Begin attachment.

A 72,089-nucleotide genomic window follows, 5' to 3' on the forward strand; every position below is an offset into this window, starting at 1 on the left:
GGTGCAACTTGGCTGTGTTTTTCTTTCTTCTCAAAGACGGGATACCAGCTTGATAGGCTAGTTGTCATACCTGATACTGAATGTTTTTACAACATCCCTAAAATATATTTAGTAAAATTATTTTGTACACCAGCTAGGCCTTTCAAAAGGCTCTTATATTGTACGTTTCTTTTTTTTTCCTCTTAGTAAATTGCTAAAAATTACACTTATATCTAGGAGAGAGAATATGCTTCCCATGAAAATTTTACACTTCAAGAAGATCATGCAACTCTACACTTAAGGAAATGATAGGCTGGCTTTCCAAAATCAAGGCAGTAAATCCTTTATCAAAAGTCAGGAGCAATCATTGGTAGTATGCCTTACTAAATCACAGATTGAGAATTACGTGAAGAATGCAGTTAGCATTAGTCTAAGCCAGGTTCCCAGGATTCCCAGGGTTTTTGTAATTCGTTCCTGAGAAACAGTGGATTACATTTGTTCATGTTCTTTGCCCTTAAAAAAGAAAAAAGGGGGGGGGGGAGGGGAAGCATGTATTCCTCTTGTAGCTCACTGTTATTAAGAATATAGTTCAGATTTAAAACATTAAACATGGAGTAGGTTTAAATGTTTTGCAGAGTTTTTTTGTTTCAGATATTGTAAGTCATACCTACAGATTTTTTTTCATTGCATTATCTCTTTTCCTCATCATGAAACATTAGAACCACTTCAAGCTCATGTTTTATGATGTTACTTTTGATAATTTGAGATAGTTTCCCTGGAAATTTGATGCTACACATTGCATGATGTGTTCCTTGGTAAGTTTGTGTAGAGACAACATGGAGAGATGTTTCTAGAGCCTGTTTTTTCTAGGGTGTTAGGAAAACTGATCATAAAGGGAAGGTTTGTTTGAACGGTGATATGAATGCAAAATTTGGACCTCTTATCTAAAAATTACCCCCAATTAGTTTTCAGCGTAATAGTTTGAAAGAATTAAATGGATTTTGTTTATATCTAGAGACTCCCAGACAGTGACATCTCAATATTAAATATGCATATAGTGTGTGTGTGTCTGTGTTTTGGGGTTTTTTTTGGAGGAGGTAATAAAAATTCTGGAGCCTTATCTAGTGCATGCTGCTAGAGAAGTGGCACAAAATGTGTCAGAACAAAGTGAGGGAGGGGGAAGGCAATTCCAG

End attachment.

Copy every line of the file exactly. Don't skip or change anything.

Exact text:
A 72,089-nucleotide genomic window follows, 5' to 3' on the forward strand; every position below is an offset into this window, starting at 1 on the left:
GGTGCAACTTGGCTGTGTTTTTCTTTCTTCTCAAAGACGGGATACCAGCTTGATAGGCTAGTTGTCATACCTGATACTGAATGTTTTTACAACATCCCTAAAATATATTTAGTAAAATTATTTTGTACACCAGCTAGGCCTTTCAAAAGGCTCTTATATTGTACGTTTCTTTTTTTTTCCTCTTAGTAAATTGCTAAAAATTACACTTATATCTAGGAGAGAGAATATGCTTCCCATGAAAATTTTACACTTCAAGAAGATCATGCAACTCTACACTTAAGGAAATGATAGGCTGGCTTTCCAAAATCAAGGCAGTAAATCCTTTATCAAAAGTCAGGAGCAATCATTGGTAGTATGCCTTACTAAATCACAGATTGAGAATTACGTGAAGAATGCAGTTAGCATTAGTCTAAGCCAGGTTCCCAGGATTCCCAGGGTTTTTGTAATTCGTTCCTGAGAAACAGTGGATTACATTTGTTCATGTTCTTTGCCCTTAAAAAAGAAAAAAGGGGGGGGGGGAGGGGAAGCATGTATTCCTCTTGTAGCTCACTGTTATTAAGAATATAGTTCAGATTTAAAACATTAAACATGGAGTAGGTTTAAATGTTTTGCAGAGTTTTTTTGTTTCAGATATTGTAAGTCATACCTACAGATTTTTTTTCATTGCATTATCTCTTTTCCTCATCATGAAACATTAGAACCACTTCAAGCTCATGTTTTATGATGTTACTTTTGATAATTTGAGATAGTTTCCCTGGAAATTTGATGCTACACATTGCATGATGTGTTCCTTGGTAAGTTTGTGTAGAGACAACATGGAGAGATGTTTCTAGAGCCTGTTTTTTCTAGGGTGTTAGGAAAACTGATCATAAAGGGAAGGTTTGTTTGAACGGTGATATGAATGCAAAATTTGGACCTCTTATCTAAAAATTACCCCCAATTAGTTTTCAGCGTAATAGTTTGAAAGAATTAAATGGATTTTGTTTATATCTAGAGACTCCCAGACAGTGACATCTCAATATTAAATATGCATATAGTGTGTGTGTGTCTGTGTTTTGGGGTTTTTTTTGGAGGAGGTAATAAAAATTCTGGAGCCTTATCTAGTGCATGCTGCTAGAGAAGTGGCACAAAATGTGTCAGAACAAAGTGAGGGAGGGGGAAGGCAATTCCAG